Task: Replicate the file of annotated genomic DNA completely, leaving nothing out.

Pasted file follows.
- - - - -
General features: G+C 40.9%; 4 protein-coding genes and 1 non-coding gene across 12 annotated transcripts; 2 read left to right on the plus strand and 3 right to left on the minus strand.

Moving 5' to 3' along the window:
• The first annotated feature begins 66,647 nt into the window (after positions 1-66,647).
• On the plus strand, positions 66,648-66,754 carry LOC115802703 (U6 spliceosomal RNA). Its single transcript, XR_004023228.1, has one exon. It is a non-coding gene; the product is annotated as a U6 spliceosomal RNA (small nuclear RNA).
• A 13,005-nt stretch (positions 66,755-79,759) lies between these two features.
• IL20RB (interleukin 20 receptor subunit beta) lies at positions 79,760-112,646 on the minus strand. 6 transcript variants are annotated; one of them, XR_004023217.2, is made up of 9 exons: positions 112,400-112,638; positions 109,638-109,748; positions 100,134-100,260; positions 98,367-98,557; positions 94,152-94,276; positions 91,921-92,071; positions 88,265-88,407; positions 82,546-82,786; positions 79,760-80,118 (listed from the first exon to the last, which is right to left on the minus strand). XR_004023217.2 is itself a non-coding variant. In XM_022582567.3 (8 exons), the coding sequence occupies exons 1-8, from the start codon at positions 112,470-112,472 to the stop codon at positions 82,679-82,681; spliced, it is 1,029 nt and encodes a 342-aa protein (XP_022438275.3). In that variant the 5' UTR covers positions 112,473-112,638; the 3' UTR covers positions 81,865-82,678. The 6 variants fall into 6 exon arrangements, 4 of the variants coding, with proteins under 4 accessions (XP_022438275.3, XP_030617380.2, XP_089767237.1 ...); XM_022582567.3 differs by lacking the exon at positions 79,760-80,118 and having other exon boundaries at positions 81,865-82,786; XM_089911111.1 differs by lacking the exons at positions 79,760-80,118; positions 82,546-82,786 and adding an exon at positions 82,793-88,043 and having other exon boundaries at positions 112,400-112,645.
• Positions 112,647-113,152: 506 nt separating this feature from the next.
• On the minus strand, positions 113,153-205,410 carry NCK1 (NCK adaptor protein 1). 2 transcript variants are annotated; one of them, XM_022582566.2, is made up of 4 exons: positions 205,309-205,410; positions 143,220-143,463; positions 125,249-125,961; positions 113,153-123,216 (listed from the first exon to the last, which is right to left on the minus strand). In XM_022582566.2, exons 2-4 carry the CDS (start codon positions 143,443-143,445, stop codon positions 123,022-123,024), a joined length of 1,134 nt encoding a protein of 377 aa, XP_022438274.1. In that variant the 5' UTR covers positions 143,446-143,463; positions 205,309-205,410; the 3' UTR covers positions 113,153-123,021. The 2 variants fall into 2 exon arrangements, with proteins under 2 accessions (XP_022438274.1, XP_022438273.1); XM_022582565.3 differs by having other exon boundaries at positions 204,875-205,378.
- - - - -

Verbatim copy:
General features: G+C 40.9%; 4 protein-coding genes and 1 non-coding gene across 12 annotated transcripts; 2 read left to right on the plus strand and 3 right to left on the minus strand.

Moving 5' to 3' along the window:
• The first annotated feature begins 66,647 nt into the window (after positions 1-66,647).
• On the plus strand, positions 66,648-66,754 carry LOC115802703 (U6 spliceosomal RNA). Its single transcript, XR_004023228.1, has one exon. It is a non-coding gene; the product is annotated as a U6 spliceosomal RNA (small nuclear RNA).
• A 13,005-nt stretch (positions 66,755-79,759) lies between these two features.
• IL20RB (interleukin 20 receptor subunit beta) lies at positions 79,760-112,646 on the minus strand. 6 transcript variants are annotated; one of them, XR_004023217.2, is made up of 9 exons: positions 112,400-112,638; positions 109,638-109,748; positions 100,134-100,260; positions 98,367-98,557; positions 94,152-94,276; positions 91,921-92,071; positions 88,265-88,407; positions 82,546-82,786; positions 79,760-80,118 (listed from the first exon to the last, which is right to left on the minus strand). XR_004023217.2 is itself a non-coding variant. In XM_022582567.3 (8 exons), the coding sequence occupies exons 1-8, from the start codon at positions 112,470-112,472 to the stop codon at positions 82,679-82,681; spliced, it is 1,029 nt and encodes a 342-aa protein (XP_022438275.3). In that variant the 5' UTR covers positions 112,473-112,638; the 3' UTR covers positions 81,865-82,678. The 6 variants fall into 6 exon arrangements, 4 of the variants coding, with proteins under 4 accessions (XP_022438275.3, XP_030617380.2, XP_089767237.1 ...); XM_022582567.3 differs by lacking the exon at positions 79,760-80,118 and having other exon boundaries at positions 81,865-82,786; XM_089911111.1 differs by lacking the exons at positions 79,760-80,118; positions 82,546-82,786 and adding an exon at positions 82,793-88,043 and having other exon boundaries at positions 112,400-112,645.
• Positions 112,647-113,152: 506 nt separating this feature from the next.
• On the minus strand, positions 113,153-205,410 carry NCK1 (NCK adaptor protein 1). 2 transcript variants are annotated; one of them, XM_022582566.2, is made up of 4 exons: positions 205,309-205,410; positions 143,220-143,463; positions 125,249-125,961; positions 113,153-123,216 (listed from the first exon to the last, which is right to left on the minus strand). In XM_022582566.2, exons 2-4 carry the CDS (start codon positions 143,443-143,445, stop codon positions 123,022-123,024), a joined length of 1,134 nt encoding a protein of 377 aa, XP_022438274.1. In that variant the 5' UTR covers positions 143,446-143,463; positions 205,309-205,410; the 3' UTR covers positions 113,153-123,021. The 2 variants fall into 2 exon arrangements, with proteins under 2 accessions (XP_022438274.1, XP_022438273.1); XM_022582565.3 differs by having other exon boundaries at positions 204,875-205,378.